A listing for Battlefield Mobile has appeared on the Google Play Store, as EA has announced a series of Android-only play tests.
The listing has a full description of the game as well as a few screenshots.
Players will be able to play in squads and build loadouts using weapons and gadgets veteran players should recognise, like the F2000 bullpup rifle.
It appears you’ll also be able to control vehicles like tanks and ATVs, and maps will include Battlefield’s signature environmental destruction.
Players can choose from the four classic classes – Assault, Support, Medic, or Recon – with the ability to choose class-specific gadgets.
The game will also include War Heroes: characters with “unique narratives” and their own assignments. This seems similar to the approach taken by DICE in Battlefield 2042 where players can choose from a unique set of characters, each with their own background stories.
Based on the screenshots, the game appears eerily similar to Battlefield 3, with what looks like a port of the Grand Bazaar map, albeit with simplified graphics.
DICE previously said a mobile Battlefield game was in the works for 2022, entering an extremely competitive mobile FPS market with the likes of PUBG: Mobile and its more traditional rival Call of Duty Mobile. The game is being developed by Industrial Toys, led by Alex Seropian, one of the original co-founders of Bungie, creators of the Halo franchise.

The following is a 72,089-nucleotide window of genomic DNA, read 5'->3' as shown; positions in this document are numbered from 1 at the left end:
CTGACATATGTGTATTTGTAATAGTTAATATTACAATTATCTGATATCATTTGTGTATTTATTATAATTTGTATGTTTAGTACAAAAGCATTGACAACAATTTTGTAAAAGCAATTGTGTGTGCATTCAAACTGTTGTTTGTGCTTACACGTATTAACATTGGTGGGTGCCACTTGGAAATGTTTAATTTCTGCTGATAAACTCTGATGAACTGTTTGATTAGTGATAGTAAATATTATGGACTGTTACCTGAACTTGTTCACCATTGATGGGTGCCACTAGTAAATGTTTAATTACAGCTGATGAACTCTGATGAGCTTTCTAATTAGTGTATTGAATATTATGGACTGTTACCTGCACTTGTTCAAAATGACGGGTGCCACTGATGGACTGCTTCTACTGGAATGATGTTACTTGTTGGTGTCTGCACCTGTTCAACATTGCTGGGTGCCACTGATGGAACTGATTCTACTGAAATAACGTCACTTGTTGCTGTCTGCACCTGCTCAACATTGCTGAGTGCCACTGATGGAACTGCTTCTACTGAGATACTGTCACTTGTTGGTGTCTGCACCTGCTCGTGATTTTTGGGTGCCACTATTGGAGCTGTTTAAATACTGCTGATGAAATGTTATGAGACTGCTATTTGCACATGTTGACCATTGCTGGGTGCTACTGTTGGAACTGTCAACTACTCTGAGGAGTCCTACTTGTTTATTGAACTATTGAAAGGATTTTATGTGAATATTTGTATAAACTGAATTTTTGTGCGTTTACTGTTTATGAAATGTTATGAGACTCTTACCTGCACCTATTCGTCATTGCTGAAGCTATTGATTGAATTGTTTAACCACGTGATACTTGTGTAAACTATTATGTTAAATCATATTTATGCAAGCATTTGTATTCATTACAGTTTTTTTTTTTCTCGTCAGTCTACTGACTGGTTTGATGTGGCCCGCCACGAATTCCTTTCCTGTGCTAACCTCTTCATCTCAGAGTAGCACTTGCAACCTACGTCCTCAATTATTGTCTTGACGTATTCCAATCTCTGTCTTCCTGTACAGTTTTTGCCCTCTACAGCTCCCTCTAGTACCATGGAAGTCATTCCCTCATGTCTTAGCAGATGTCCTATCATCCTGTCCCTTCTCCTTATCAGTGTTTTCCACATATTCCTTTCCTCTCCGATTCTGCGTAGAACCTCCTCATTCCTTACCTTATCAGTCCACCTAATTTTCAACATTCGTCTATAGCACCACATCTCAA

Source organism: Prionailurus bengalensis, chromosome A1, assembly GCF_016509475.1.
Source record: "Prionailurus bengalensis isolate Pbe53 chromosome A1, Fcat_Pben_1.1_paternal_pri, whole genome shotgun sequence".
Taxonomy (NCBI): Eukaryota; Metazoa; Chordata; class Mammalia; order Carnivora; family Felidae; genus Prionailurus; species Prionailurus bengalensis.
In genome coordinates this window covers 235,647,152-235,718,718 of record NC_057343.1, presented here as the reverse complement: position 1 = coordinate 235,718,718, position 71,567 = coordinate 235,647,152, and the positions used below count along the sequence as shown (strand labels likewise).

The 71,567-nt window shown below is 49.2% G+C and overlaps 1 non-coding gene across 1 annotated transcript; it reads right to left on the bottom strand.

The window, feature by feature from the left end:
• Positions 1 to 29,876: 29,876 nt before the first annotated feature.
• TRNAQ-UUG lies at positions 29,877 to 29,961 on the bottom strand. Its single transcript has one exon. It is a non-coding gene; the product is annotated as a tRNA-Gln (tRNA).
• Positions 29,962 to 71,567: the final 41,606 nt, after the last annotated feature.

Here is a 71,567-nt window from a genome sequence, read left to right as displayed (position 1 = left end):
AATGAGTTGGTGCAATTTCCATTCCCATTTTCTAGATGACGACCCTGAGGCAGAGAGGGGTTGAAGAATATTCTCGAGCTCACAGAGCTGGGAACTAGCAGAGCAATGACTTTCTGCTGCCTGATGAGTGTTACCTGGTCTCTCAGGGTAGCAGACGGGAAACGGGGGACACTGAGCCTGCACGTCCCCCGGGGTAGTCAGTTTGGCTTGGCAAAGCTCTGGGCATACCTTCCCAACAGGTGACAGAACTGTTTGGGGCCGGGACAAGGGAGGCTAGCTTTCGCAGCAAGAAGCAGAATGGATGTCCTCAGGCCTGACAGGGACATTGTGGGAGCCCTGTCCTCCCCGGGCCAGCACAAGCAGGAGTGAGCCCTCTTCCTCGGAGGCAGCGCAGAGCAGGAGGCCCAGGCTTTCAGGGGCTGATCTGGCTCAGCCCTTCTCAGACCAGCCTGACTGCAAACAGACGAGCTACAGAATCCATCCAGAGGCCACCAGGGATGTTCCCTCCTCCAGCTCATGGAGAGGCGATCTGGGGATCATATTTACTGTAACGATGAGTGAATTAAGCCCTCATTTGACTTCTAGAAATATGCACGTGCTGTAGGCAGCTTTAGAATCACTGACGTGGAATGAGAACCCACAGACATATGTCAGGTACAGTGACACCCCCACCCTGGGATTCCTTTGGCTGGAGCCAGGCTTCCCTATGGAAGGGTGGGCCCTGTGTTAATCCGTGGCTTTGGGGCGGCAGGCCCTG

It will be interesting to see what compromises had to be made to bring the Battlefield experience to lower-powered hardware, particularly surrounding the claim of large-scale destruction and map sizes. Game modes such as Conquest are also incredibly long, but it’s unlikely mobile players could stick to a game of upwards of half an hour or more.
As you would expect from a mobile game, Battlefield Mobile is free-to-play and will be monetised through cosmetic items, unique unlockables, and a Battle Pass.
The game is currently being playtested in Indonesia and the Philippines, which indicates the game is being targeted to the Asian market where console ownership is much lower, although it will be expanded to the other regions later.